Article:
Photo by Bryan Stevens • A great crested flycatcher perches in the branches of a pine in South Carolina.
Knoxville resident Rebecca Boyd shared on Facebook on May 27 that she enjoyed seeing a new bird at her home. “Although the guide books say this is a common bird, this morning was the first time I’ve ever seen a great crested flycatcher,” she wrote on her post.
I congratulated her and asked if she heard the bird make its loud “wheep” call. Only one bird — the great crested flycatcher — produces that loud, whistled “wheep!” She reported that she did indeed hear the call, which helped her find the bird in a tree in her yard.
Many species of birds have been given puzzling common names, and this is certainly the case for the great crested flycatcher. This bird does indeed sport a raggedy crest. For a flycatcher, it…
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Photo by Pattie Rowland • A Great Blue Heron explores a paved driveway at a home in Erwin, Tennessee. Rookeries, or nesting colonies, in Erwin have expanded the population of this large wading bird locally.
Members of the Elizabethton Bird Club and birding organizations in Kingsport and Bristol fanned out across Northeast Tennessee on Saturday, May 5, for the 75th consecutive Elizabethton Spring Bird Count. A total of 60 observers (a new participation record) looked for birds in Tennessee’s Carter County and parts of the adjacent counties of Johnson, Sullivan, Unicoi and Washington.
Counts like this one, as well as surveys such as the Virginia Breeding Bird Atlas, now in its third season, provide valuable information to assist responsible agencies and organizations with the protection and preservation of the nation’s birds.
This year’s spring count tallied 152 species, slightly better than the overall average of 149 species established over the…
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If Norwegian Oystercatchers migrate south and west for the winter, how is it that thousands of Oystercatchers can adopt a stay-at-home strategy in Iceland, which lies at a higher latitude than most of Norway?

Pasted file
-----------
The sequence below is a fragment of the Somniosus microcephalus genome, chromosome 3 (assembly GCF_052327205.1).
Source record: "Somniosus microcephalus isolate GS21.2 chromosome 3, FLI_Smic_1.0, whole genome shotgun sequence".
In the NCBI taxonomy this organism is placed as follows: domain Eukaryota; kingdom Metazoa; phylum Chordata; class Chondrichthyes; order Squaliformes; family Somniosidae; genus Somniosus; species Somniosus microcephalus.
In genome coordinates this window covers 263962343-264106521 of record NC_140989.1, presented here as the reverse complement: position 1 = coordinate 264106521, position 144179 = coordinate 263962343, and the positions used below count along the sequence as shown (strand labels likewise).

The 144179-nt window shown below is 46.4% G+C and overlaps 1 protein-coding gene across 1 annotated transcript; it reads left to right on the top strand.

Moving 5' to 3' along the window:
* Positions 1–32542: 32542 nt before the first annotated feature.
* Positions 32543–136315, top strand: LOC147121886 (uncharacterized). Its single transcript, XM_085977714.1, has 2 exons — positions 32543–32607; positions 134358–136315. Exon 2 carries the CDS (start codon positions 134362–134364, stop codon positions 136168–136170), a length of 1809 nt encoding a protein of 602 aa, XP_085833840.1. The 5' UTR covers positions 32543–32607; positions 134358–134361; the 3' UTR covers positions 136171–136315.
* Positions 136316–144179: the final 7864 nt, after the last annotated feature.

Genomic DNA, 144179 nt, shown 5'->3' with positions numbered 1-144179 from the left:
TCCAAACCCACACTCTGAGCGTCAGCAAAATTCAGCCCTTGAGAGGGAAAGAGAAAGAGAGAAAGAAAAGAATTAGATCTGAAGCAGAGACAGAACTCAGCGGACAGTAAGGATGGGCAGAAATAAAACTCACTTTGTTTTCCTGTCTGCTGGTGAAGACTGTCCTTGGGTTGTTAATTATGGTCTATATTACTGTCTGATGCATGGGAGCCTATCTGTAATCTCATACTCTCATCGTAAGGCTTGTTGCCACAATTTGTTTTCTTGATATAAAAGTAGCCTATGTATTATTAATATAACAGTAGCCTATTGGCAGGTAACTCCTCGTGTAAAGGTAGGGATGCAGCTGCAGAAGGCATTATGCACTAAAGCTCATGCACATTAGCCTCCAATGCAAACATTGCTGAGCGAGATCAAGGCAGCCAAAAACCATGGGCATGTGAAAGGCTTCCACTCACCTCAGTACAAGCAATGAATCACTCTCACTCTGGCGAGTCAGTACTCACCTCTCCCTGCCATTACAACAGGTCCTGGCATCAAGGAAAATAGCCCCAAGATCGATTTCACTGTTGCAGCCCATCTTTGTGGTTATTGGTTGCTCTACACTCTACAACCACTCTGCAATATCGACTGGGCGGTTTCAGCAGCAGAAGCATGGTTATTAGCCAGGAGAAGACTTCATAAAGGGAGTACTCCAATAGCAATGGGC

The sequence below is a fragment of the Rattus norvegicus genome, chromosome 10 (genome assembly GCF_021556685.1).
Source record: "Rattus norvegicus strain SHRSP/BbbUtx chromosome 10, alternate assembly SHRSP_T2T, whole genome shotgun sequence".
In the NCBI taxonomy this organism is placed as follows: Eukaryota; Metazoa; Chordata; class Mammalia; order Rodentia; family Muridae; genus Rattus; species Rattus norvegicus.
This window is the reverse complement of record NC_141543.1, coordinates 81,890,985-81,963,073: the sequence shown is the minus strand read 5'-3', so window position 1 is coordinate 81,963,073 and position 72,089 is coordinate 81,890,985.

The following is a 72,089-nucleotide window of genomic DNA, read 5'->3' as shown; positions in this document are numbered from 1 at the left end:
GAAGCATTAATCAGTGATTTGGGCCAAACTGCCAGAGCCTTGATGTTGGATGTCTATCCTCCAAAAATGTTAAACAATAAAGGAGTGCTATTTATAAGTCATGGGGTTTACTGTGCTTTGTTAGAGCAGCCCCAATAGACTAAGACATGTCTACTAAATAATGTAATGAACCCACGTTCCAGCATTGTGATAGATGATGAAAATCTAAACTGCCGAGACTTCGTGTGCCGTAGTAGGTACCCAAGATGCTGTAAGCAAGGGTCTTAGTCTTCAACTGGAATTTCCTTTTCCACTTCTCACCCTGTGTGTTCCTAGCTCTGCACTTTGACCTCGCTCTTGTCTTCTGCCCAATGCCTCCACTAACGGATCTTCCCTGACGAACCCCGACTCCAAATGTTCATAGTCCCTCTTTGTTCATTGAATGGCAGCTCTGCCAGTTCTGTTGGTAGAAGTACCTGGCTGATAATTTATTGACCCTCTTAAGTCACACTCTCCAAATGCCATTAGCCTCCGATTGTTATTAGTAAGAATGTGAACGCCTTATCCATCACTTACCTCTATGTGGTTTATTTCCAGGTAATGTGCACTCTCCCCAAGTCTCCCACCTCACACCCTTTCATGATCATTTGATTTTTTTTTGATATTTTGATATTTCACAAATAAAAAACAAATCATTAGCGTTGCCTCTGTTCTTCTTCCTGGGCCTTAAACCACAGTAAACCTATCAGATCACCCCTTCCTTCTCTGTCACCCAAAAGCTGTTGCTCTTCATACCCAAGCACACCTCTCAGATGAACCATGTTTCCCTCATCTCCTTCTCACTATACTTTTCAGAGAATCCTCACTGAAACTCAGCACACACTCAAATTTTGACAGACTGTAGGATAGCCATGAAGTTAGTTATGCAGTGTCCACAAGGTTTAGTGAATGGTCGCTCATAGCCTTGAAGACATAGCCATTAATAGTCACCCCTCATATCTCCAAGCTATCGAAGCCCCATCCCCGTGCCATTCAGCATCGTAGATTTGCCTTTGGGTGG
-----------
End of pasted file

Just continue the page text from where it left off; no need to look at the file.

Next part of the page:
Braving the cold
As part of a project to try to understand why some Oystercatchers spend the winter in Iceland, when most fly south across the Atlantic, researchers needed to count the ones that remain. Unlike in the UK, where the Wetland Bird Survey can rely on over 3000 volunteers to make monthly counts of waders and waterfowl, it’s tough to organise coordinated counts of waders in Iceland. Winter weather, a small pool of birdwatchers and short days don’t help when you are trying to cover the coastline of a country the size of England.
Up until 2016, the only winter wader data in Iceland came from Christmas Bird Counts, first run in 1956. These coordinated…
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Shorebirds are generally philopatric (site-faithful to breeding areas) – youngsters settle to breed in areas near where they were raised and adults don’t move far in subsequent years. What happens to this process when a species is expanding its range or if chicks are reared away from their parents?
In a recent trial, to see if head-starting might help to secure the future of limosa Black-tailed Godwits in the Washes of Eastern England, one of the questions to be answered was “would youngsters reared in captivity be able to gather all of the information they need to return to the same area to breed?”
Eggs collected from nests on the RSPB’s Nene Washes nature reserve were taken to the WWT’s facilities at Welney, about 35 kilometres away, to be head-started. Here, the eggs were hatched and the chicks were raised in captivity. As they got bigger, the birds…
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In deference to the scientific papers that underpin them, stories in previous WaderTales blogs are expressed in facts and correlations, not emotions. This blog, which is in part a review of Curlew Moon by Mary Colwell, is a little more personal.
Curlew Moon – a special book
Curlew Moon, is based upon Mary Colwell’s walk from the West of Ireland to the East of England, raising money for the BirdWatch Ireland, BTO, RSPB and GWCT Curlew appeals and researching material for the book. She takes the reader into the stripped-bare peat bogs of central Ireland, shares the excitement of feeling the beating heart of a newly-ringed Curlew and meets some great people who care about Curlews in their own, local patches. The book is a fascinating blend of Curlews, agricultural history, culture and poetry – written beautifully.
Curlews are large waders that live long lives. The family…
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